It was a glorious day, the kind you dream about with bright blue
skies, gentle winds and crystal waters. We boarded the Celtic Horizon
charter boat captained by Dave Lawrence at his berth in the Orient by the Sea Marina. Out
destination today was the Race, this legendary bass hole where the tide and rips are super
strong and the bass and blues just as tough. We were filming an episode of my television
show to air this Saturday at 9 a.m.
While many of our readers here in the west drift eels or clam bellies for stripers on
three way rigs, on the North Fork they use the same rigs and system, but instead of live
eels they use 1-1/4-ounce white, yellow or chartreuse bucktails tipped with pork rind as
they drift the edge of the rips. Another key ingredient of bassing success in Orient is
the very, deep water they fish. We were fishing in anywhere from 95 to 140-foot of water.
The strength of bass and bluefish in such deep water was incredible.
This is no place for anything less than powerful tackle to do the job as Capt. Dave
drifts the strong rip currents where 20-ounce sinkers are not uncommon to hold bottom.
Capt. Dave explained we need to maintain some contact with the bottom, so after dropping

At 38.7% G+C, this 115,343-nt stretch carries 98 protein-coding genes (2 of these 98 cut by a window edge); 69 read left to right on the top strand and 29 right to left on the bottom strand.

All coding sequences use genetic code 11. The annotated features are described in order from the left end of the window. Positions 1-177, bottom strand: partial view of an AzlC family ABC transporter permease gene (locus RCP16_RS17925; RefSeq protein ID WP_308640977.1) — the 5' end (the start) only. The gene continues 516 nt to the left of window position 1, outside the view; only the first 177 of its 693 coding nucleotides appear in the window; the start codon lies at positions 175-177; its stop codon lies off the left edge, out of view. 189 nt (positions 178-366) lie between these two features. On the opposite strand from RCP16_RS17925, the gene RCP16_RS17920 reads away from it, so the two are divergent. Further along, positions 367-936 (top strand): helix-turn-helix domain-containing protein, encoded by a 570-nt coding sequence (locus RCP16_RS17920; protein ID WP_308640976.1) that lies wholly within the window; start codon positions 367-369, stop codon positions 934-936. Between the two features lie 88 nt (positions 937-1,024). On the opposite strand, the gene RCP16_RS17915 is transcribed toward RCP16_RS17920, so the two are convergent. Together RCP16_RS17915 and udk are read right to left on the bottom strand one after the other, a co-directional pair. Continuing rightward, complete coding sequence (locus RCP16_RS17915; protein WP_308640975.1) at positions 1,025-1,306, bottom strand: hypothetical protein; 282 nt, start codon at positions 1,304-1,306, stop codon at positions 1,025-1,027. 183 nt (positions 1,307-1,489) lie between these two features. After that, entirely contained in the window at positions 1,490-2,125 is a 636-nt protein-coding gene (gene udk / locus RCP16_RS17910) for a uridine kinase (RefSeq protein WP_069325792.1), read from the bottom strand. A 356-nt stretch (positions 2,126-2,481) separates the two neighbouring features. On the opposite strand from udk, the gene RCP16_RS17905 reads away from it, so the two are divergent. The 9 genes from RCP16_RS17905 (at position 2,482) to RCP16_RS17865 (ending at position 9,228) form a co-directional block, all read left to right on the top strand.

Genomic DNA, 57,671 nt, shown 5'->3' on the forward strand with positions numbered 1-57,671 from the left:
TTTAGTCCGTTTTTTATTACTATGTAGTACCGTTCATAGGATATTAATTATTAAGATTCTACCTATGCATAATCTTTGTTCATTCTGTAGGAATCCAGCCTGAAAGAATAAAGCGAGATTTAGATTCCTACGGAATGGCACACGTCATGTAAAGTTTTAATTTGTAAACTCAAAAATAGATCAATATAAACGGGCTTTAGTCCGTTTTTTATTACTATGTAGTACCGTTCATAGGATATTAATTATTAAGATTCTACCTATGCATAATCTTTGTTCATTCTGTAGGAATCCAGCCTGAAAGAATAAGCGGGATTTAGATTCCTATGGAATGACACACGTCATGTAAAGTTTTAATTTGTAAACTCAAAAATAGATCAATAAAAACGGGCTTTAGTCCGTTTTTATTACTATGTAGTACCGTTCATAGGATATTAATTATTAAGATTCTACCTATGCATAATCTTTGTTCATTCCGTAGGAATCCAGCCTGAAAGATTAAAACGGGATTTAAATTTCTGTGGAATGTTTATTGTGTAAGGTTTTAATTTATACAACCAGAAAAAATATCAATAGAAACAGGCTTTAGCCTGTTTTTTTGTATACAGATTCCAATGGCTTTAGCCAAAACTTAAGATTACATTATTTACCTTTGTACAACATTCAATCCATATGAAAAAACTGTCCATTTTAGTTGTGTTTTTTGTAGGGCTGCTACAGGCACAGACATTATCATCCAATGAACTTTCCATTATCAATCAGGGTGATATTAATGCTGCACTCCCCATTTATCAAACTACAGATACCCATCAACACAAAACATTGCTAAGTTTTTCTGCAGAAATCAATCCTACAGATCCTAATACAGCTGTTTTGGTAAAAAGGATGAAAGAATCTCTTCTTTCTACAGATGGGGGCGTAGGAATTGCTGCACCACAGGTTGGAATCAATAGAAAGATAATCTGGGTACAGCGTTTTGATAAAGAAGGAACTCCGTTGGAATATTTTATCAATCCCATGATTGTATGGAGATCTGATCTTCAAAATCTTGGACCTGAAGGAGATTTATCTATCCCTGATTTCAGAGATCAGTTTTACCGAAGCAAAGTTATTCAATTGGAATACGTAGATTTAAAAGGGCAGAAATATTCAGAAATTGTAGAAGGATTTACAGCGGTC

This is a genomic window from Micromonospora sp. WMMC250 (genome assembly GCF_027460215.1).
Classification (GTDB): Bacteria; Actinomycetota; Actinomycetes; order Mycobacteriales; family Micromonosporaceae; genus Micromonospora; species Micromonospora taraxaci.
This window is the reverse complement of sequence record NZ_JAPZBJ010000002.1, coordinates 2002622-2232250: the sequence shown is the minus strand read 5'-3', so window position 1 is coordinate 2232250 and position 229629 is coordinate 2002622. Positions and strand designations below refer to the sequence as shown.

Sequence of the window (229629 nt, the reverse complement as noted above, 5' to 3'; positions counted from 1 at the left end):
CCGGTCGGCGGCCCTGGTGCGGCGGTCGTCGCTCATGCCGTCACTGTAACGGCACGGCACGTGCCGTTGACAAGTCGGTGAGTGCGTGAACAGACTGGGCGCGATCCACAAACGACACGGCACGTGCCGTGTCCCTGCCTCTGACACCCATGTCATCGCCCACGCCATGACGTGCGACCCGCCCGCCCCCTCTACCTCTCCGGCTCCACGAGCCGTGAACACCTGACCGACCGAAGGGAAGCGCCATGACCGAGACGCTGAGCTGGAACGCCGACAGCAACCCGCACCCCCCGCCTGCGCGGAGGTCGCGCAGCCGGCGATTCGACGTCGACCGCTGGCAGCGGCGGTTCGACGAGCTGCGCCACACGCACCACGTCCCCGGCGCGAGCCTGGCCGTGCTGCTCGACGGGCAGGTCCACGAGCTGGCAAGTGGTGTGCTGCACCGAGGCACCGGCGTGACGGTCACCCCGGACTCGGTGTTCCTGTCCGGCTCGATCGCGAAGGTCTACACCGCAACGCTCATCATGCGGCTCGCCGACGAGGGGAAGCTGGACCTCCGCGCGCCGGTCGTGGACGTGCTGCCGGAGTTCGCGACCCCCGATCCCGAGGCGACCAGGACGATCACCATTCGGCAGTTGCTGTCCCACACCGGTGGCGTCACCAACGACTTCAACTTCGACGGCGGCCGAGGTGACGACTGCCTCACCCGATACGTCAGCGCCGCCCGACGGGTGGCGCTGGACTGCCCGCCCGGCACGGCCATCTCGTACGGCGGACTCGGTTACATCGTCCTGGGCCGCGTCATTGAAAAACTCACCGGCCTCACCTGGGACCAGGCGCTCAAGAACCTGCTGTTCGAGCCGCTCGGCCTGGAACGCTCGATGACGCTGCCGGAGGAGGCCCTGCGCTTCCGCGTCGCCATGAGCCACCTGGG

our rigs to the bottom we crank the reel handle a few times to bring the bait a couple of
feet off the bottom into the feeding zone where big bass and outsized bluefish prowl the
depths for an easy meal. In this situation, anything you feel different, or any bump in
the line is to be treated as a fish and you must set the hook hard and strong to penetrate
the jaw of these large game fish.
I found my best tackle to be an Ambassaduer 7000 spooled with a minimum of 40-pound test Berkley Big Game line and on my reel I used 50-pound test. My
rod was a Seeker BA30-7 which handles line weights to 50 pound. Braided lines in the same
pound test offers anglers a distinct advantage in this type of heavy duty, deep waters
fishing. First, sensitivity of such lines increase the feel of slight bumps from bass. Not
every fish hits like a freight train and some the largest bass only "sip" their
meals. Secondly, braided lines allow you to use less sinker weights which also translates
to greater feel below the surface. Where I needed 16 to 20 ounces of lead to hold with
50-pound test, the same pound test in braided line only has the diameter of 20 or 30-pound
test and I was able to hold bottom with as little at 10 or 12 ounces. It may not sound
like much, but believe me it is.
All in all we tallied over 20 bass to 22 pounds and several bluefish to 10 pounds. Not
a bad days fishing. You can see for yourself this Saturday morning all the great
action, tackle tips and rigging aboard the Celtic Horizon charter boat. You can reach
Capt. Dave at 631-734-4295 or on the web at www.celtichorizon.com.
If our readers have any questions, you can reach me through my office at 516-889-6895 or
my website at www.thefishingline.com.